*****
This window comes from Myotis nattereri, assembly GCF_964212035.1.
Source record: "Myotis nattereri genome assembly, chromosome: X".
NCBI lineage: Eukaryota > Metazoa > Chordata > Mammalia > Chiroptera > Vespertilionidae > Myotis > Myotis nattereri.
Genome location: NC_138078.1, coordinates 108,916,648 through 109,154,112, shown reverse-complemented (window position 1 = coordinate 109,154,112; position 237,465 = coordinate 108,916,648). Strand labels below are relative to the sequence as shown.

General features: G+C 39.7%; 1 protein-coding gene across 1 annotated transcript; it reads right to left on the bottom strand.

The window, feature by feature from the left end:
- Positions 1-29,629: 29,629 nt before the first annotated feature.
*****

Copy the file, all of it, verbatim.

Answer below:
This window comes from Myotis nattereri, assembly GCF_964212035.1.
Source record: "Myotis nattereri genome assembly, chromosome: X".
NCBI lineage: Eukaryota > Metazoa > Chordata > Mammalia > Chiroptera > Vespertilionidae > Myotis > Myotis nattereri.
Genome location: NC_138078.1, coordinates 108,916,648 through 109,154,112, shown reverse-complemented (window position 1 = coordinate 109,154,112; position 237,465 = coordinate 108,916,648). Strand labels below are relative to the sequence as shown.

General features: G+C 39.7%; 1 protein-coding gene across 1 annotated transcript; it reads right to left on the bottom strand.

The window, feature by feature from the left end:
- Positions 1-29,629: 29,629 nt before the first annotated feature.